sensor was moved only in translation. Between two scan passes, the turntable was rotated in
45 degree increments in order to get a complete 3D representation of the part surface.
From each scan pass, the point cloud was transformed into a depth map using a straightfor-
ward approach, mapping the farthest point to black and the closest point to white. From the
depth map it was possible to obtain a mesh by taking 4 adjacent pixels and forming a quadri-
lateral. The meshes from the 16 scans were stitched in MeshLab, an open source package for
processing and editing large and unstructured 3D triangular meshes Cignoni (2008).




           (a)               (b)              (c)             (d)                 (e)

Fig. 8. 3D reconstruction example: (a) Photography of a decorative object, along with the laser
stripe; (b) Point cloud from one scan pass; (c) Depth map computed from the point cloud; (d)
Mesh model obtained from the depth map; (e) Complete 3D model, postprocessed in MeshLab




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3. Automatic 3D Contour Following




Fig. 9. 3D contour following using a sharp tool tip



                                                                                      YW        Robot
                                                                                                Wrist
              Laser Plane                                                     XW
            or Field of View
                                                                                           ZW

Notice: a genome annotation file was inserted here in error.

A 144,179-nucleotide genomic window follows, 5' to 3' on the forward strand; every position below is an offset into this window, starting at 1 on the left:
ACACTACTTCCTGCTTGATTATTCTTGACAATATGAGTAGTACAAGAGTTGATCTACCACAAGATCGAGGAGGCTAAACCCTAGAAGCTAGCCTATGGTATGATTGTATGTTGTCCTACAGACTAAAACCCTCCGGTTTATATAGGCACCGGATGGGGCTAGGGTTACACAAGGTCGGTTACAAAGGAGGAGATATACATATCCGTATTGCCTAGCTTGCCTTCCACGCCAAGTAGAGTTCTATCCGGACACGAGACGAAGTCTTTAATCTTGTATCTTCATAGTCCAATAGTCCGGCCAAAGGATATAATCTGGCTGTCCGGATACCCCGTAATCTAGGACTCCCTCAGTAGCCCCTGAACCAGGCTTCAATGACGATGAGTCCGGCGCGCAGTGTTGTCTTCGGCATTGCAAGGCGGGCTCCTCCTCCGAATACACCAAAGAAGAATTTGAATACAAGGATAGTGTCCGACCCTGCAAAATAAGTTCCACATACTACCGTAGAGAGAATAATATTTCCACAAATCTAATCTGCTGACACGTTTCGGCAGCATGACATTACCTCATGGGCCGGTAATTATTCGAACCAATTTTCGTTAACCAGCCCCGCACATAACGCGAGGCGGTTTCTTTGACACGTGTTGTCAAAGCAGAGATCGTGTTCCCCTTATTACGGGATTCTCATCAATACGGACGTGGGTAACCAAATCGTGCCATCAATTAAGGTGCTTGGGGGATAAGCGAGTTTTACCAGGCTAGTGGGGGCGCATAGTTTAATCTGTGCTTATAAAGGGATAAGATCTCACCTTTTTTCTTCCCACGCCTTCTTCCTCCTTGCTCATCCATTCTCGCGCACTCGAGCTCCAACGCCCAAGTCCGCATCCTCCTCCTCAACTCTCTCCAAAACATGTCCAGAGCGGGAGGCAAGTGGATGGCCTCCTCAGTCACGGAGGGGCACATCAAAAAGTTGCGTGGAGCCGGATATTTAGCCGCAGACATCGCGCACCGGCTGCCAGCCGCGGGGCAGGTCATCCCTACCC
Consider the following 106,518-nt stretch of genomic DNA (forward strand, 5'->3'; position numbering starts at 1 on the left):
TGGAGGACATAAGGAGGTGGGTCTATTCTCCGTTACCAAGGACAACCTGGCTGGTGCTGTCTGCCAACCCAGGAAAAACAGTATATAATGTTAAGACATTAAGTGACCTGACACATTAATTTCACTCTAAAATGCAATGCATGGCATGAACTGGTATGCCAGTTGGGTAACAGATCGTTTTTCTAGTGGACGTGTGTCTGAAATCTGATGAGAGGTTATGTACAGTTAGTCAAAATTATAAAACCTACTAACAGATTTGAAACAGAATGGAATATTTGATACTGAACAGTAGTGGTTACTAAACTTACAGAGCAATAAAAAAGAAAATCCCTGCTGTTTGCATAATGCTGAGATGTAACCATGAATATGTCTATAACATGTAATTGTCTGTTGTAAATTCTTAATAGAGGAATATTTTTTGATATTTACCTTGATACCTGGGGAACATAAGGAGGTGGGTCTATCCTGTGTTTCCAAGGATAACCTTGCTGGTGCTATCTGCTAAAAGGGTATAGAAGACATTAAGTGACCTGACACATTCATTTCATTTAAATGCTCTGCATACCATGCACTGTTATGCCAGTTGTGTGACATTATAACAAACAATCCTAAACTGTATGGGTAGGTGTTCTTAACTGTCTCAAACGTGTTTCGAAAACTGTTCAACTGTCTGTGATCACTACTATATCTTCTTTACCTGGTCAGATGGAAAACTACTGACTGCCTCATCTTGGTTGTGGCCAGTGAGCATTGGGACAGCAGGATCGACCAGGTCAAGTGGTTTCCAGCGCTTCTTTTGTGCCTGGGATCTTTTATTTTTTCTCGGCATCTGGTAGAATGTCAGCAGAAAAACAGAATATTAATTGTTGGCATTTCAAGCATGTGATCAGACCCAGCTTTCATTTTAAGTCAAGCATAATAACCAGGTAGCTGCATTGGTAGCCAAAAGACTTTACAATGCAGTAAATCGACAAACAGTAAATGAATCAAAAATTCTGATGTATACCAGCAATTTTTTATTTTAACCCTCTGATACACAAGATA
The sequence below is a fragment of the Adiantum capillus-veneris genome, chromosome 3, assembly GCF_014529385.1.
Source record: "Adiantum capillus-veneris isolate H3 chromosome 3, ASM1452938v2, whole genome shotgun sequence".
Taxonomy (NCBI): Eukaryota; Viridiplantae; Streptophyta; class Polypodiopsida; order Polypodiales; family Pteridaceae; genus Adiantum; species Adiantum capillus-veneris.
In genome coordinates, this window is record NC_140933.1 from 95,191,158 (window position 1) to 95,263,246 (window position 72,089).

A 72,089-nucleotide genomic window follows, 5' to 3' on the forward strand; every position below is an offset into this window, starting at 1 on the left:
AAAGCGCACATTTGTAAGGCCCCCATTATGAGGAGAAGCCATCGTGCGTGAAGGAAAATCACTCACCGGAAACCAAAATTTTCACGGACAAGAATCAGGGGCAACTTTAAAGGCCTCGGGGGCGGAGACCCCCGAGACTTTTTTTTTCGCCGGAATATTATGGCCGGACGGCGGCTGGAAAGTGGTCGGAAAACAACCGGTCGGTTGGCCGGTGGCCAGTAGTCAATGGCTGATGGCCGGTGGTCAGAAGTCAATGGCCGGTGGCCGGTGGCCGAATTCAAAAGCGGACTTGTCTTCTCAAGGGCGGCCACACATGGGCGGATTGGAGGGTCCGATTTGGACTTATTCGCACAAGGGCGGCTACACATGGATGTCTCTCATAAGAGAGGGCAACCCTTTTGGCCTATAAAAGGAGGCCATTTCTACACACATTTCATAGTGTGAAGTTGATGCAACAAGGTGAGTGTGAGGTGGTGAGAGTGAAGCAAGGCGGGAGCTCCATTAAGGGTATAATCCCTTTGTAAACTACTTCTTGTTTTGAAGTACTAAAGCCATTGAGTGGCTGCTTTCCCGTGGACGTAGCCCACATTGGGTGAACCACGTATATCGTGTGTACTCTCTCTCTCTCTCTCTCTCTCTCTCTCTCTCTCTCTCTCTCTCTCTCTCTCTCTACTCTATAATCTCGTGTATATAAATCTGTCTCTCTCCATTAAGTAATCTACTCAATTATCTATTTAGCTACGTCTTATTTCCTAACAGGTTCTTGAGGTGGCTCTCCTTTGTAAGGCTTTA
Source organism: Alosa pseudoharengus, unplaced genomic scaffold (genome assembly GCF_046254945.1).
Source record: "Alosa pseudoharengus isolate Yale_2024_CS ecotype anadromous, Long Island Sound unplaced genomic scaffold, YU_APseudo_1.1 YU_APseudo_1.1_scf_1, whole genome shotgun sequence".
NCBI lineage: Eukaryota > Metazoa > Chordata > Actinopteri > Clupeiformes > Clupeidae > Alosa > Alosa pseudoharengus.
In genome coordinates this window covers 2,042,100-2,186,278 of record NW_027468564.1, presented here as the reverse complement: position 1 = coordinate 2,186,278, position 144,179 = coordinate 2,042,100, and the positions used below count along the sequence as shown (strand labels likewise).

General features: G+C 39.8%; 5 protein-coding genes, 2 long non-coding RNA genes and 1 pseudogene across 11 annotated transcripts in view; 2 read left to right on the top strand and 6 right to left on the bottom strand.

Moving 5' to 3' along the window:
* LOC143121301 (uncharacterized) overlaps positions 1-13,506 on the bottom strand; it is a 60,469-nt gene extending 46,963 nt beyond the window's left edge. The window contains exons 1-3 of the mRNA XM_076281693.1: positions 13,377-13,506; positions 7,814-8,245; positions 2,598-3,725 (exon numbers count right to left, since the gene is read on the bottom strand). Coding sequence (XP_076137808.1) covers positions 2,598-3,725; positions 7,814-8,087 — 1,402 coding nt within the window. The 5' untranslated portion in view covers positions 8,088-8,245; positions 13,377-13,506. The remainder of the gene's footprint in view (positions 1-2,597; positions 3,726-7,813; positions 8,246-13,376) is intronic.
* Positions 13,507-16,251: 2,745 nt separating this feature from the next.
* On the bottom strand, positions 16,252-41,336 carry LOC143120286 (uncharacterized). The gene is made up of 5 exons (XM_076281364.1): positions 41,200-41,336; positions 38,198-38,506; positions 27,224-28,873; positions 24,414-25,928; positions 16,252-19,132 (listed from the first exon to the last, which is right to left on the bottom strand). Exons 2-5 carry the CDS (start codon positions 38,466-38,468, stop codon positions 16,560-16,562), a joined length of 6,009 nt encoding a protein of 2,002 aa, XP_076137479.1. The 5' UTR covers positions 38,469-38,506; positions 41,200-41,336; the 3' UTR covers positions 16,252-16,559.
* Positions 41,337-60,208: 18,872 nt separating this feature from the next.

Learned points specifying              Point cloud model
          the rough trajectory                 of the workpiece                                 Tool
                                              (just for visualization)
                                                                              Laser
                                                                                                        TT
                                                                                                   YT
                                                                                           XT
      Current point on the edge
      (identified automatically)
                                                                                                   ZT        TL
                                                                         XL           YL
                        Current 2D laser scan data




                                                                                      ZL



Fig. 10. (a) Trajectory learning assisted by automatic edge recognition; (b) The two tool
transformations: one for trajectory teaching, other for following it using the physical tool




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A second application, described in (Borangiu et al., 2009b), uses the same profile sensor for